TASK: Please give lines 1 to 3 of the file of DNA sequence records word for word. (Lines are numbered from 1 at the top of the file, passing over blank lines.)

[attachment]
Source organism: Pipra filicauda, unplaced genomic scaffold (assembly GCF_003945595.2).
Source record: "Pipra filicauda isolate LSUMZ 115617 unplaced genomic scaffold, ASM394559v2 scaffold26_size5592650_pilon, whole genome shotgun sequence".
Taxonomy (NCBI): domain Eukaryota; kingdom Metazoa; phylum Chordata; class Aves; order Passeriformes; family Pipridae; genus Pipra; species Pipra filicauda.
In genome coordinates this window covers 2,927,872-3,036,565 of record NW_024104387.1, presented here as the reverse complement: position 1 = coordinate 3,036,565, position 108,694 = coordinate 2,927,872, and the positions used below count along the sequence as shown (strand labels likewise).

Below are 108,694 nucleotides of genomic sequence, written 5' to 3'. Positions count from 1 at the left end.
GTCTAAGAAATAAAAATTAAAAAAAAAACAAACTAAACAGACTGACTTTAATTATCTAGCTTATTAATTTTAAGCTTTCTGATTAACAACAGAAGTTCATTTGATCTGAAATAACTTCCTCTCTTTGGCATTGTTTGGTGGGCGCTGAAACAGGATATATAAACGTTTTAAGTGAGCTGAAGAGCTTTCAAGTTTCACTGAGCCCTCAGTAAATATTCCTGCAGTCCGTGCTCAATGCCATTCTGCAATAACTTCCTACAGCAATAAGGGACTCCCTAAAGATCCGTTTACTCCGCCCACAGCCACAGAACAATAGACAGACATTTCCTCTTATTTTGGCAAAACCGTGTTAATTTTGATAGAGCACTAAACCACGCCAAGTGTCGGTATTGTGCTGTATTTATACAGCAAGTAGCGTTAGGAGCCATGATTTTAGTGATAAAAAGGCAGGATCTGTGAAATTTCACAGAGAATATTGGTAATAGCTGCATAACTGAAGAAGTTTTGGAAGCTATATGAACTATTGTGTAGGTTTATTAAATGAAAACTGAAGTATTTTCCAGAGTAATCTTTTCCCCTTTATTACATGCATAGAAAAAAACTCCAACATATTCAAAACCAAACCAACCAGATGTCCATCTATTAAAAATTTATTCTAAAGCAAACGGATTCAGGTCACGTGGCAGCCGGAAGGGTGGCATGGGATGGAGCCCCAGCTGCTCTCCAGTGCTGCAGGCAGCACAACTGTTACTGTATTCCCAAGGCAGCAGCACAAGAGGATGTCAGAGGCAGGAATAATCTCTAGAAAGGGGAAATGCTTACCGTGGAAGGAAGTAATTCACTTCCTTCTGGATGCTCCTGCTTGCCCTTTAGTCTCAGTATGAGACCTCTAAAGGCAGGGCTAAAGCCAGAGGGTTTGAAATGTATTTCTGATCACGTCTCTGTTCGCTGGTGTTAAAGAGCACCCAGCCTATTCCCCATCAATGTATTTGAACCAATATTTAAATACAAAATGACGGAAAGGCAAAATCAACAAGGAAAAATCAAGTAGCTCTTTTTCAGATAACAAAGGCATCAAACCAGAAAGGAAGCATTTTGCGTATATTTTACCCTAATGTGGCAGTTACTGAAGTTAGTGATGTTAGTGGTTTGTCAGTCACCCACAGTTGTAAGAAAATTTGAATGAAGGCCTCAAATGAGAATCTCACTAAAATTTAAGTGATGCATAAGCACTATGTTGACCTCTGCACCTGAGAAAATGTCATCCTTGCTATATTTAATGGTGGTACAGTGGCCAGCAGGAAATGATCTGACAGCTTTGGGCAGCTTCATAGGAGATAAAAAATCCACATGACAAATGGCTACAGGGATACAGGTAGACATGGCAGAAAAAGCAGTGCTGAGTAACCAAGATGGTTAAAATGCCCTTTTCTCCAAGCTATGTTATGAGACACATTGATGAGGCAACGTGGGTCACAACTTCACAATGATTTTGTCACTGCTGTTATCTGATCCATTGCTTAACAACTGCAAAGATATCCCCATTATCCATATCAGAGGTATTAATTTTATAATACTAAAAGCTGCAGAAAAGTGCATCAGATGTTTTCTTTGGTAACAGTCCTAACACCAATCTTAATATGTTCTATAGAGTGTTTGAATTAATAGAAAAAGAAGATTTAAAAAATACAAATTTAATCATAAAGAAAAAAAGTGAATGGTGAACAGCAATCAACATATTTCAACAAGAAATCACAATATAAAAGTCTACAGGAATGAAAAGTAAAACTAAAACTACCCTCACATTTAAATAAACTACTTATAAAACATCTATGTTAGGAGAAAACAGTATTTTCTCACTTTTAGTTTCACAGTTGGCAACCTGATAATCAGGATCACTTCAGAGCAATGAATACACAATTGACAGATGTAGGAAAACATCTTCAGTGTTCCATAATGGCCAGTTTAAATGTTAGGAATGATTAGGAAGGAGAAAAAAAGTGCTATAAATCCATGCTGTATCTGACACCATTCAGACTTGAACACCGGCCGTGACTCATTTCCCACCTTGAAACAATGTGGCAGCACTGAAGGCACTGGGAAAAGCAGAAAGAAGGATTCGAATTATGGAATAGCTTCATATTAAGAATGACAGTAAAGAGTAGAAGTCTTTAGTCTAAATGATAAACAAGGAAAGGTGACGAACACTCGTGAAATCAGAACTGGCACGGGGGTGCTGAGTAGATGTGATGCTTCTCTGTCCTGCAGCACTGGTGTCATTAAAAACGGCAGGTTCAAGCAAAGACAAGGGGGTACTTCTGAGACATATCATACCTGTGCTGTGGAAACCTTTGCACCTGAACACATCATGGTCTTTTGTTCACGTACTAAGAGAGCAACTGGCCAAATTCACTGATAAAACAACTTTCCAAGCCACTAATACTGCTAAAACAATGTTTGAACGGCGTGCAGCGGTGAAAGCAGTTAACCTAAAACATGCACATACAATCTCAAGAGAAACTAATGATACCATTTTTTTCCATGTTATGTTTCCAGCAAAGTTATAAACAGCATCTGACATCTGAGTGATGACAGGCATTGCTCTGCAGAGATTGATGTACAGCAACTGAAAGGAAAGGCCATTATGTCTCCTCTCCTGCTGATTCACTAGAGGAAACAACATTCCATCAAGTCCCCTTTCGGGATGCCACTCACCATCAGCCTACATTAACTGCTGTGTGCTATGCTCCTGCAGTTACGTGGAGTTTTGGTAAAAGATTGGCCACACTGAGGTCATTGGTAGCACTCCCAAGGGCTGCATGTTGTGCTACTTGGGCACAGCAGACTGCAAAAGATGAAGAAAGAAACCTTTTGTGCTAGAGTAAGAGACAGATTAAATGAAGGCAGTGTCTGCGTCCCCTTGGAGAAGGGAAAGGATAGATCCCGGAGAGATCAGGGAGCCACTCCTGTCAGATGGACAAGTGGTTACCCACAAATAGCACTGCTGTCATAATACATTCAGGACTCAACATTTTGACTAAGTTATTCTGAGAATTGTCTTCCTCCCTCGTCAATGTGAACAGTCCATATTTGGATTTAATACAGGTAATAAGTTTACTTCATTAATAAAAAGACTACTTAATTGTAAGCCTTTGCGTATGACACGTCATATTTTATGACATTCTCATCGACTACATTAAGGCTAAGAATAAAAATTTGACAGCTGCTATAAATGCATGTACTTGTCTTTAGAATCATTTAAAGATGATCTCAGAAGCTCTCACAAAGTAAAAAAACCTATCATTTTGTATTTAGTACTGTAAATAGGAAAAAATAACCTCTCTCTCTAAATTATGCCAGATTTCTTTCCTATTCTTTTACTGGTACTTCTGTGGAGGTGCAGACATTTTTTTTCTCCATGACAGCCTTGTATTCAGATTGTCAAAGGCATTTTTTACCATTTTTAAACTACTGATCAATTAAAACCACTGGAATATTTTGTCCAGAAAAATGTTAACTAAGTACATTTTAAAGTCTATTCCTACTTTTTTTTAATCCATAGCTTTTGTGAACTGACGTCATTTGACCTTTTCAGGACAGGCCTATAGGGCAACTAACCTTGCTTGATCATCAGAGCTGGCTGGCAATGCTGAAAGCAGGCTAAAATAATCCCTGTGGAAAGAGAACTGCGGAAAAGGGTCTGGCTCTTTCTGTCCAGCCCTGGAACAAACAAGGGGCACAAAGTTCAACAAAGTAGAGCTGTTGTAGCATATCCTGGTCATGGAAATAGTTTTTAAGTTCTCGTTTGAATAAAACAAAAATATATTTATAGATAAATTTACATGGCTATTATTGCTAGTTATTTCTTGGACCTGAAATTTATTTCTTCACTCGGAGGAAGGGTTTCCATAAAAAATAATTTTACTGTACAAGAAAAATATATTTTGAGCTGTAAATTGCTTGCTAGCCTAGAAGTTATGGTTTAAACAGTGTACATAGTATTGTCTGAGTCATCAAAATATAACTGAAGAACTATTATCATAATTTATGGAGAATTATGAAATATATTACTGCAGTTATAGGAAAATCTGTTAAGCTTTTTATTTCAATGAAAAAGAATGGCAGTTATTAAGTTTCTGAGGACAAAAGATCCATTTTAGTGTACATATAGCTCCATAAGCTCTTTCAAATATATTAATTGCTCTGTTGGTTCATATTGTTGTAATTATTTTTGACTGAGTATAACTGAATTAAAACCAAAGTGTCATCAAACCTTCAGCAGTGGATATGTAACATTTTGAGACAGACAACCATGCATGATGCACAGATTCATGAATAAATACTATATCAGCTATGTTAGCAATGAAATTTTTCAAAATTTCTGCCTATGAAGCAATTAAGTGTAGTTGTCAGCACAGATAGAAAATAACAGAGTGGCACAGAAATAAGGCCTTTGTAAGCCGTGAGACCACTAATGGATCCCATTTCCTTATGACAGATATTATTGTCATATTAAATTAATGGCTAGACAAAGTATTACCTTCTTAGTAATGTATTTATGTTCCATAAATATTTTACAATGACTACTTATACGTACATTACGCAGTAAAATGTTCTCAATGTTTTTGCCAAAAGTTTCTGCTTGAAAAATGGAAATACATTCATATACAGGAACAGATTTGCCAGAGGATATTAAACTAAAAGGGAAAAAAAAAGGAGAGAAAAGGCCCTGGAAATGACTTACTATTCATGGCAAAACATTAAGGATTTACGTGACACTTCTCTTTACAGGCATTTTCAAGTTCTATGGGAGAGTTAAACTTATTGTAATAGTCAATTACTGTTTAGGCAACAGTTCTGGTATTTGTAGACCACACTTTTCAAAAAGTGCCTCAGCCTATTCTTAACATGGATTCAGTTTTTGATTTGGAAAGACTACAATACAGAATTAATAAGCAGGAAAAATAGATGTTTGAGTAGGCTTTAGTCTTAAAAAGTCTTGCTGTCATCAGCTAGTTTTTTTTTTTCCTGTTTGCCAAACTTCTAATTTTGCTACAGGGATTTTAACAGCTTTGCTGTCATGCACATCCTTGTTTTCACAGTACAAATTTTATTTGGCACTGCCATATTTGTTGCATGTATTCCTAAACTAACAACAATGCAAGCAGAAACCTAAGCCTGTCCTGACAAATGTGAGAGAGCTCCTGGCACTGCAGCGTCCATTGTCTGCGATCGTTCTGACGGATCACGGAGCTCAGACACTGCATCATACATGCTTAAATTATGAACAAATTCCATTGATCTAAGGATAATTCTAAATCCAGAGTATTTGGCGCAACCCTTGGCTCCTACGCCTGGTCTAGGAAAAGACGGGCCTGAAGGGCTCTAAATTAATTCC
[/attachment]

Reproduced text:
Source organism: Pipra filicauda, unplaced genomic scaffold (assembly GCF_003945595.2).
Source record: "Pipra filicauda isolate LSUMZ 115617 unplaced genomic scaffold, ASM394559v2 scaffold26_size5592650_pilon, whole genome shotgun sequence".
Taxonomy (NCBI): domain Eukaryota; kingdom Metazoa; phylum Chordata; class Aves; order Passeriformes; family Pipridae; genus Pipra; species Pipra filicauda.